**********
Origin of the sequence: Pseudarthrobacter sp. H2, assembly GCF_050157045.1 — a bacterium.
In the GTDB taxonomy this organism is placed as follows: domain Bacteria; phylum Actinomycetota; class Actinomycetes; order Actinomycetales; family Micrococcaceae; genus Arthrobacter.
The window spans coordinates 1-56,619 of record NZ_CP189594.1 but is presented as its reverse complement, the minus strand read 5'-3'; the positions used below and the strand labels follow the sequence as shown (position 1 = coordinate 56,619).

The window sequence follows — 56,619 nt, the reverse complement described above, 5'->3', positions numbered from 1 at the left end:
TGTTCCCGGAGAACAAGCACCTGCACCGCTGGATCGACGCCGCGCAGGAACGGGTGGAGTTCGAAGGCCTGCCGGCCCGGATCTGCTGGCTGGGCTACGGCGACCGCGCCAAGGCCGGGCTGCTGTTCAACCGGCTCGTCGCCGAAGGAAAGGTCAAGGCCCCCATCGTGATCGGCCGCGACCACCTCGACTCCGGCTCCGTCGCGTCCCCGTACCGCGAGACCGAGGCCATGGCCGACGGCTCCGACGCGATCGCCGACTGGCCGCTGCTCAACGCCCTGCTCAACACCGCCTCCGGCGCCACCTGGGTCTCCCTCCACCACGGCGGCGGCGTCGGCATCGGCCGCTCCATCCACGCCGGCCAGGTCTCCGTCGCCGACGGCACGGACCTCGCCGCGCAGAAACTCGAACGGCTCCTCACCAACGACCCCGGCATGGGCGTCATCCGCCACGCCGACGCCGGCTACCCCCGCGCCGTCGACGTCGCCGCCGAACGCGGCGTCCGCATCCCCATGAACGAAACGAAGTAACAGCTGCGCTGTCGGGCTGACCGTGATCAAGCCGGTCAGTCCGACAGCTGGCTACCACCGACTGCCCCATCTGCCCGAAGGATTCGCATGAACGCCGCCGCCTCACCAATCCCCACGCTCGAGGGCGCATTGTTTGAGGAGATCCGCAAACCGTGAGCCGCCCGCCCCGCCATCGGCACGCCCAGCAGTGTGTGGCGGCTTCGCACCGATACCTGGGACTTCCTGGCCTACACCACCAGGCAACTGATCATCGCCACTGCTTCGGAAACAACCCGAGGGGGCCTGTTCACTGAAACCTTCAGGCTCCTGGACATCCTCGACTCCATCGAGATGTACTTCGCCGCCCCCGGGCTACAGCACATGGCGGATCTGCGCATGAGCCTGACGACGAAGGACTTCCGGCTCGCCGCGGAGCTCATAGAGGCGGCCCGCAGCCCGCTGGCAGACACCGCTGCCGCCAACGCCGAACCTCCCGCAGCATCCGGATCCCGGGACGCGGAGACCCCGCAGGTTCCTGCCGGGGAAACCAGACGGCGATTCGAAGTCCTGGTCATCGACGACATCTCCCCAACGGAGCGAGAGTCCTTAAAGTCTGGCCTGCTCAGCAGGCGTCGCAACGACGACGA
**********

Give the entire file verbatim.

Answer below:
Origin of the sequence: Pseudarthrobacter sp. H2, assembly GCF_050157045.1 — a bacterium.
In the GTDB taxonomy this organism is placed as follows: domain Bacteria; phylum Actinomycetota; class Actinomycetes; order Actinomycetales; family Micrococcaceae; genus Arthrobacter.
The window spans coordinates 1-56,619 of record NZ_CP189594.1 but is presented as its reverse complement, the minus strand read 5'-3'; the positions used below and the strand labels follow the sequence as shown (position 1 = coordinate 56,619).

The window sequence follows — 56,619 nt, the reverse complement described above, 5'->3', positions numbered from 1 at the left end:
TGTTCCCGGAGAACAAGCACCTGCACCGCTGGATCGACGCCGCGCAGGAACGGGTGGAGTTCGAAGGCCTGCCGGCCCGGATCTGCTGGCTGGGCTACGGCGACCGCGCCAAGGCCGGGCTGCTGTTCAACCGGCTCGTCGCCGAAGGAAAGGTCAAGGCCCCCATCGTGATCGGCCGCGACCACCTCGACTCCGGCTCCGTCGCGTCCCCGTACCGCGAGACCGAGGCCATGGCCGACGGCTCCGACGCGATCGCCGACTGGCCGCTGCTCAACGCCCTGCTCAACACCGCCTCCGGCGCCACCTGGGTCTCCCTCCACCACGGCGGCGGCGTCGGCATCGGCCGCTCCATCCACGCCGGCCAGGTCTCCGTCGCCGACGGCACGGACCTCGCCGCGCAGAAACTCGAACGGCTCCTCACCAACGACCCCGGCATGGGCGTCATCCGCCACGCCGACGCCGGCTACCCCCGCGCCGTCGACGTCGCCGCCGAACGCGGCGTCCGCATCCCCATGAACGAAACGAAGTAACAGCTGCGCTGTCGGGCTGACCGTGATCAAGCCGGTCAGTCCGACAGCTGGCTACCACCGACTGCCCCATCTGCCCGAAGGATTCGCATGAACGCCGCCGCCTCACCAATCCCCACGCTCGAGGGCGCATTGTTTGAGGAGATCCGCAAACCGTGAGCCGCCCGCCCCGCCATCGGCACGCCCAGCAGTGTGTGGCGGCTTCGCACCGATACCTGGGACTTCCTGGCCTACACCACCAGGCAACTGATCATCGCCACTGCTTCGGAAACAACCCGAGGGGGCCTGTTCACTGAAACCTTCAGGCTCCTGGACATCCTCGACTCCATCGAGATGTACTTCGCCGCCCCCGGGCTACAGCACATGGCGGATCTGCGCATGAGCCTGACGACGAAGGACTTCCGGCTCGCCGCGGAGCTCATAGAGGCGGCCCGCAGCCCGCTGGCAGACACCGCTGCCGCCAACGCCGAACCTCCCGCAGCATCCGGATCCCGGGACGCGGAGACCCCGCAGGTTCCTGCCGGGGAAACCAGACGGCGATTCGAAGTCCTGGTCATCGACGACATCTCCCCAACGGAGCGAGAGTCCTTAAAGTCTGGCCTGCTCAGCAGGCGTCGCAACGACGACGA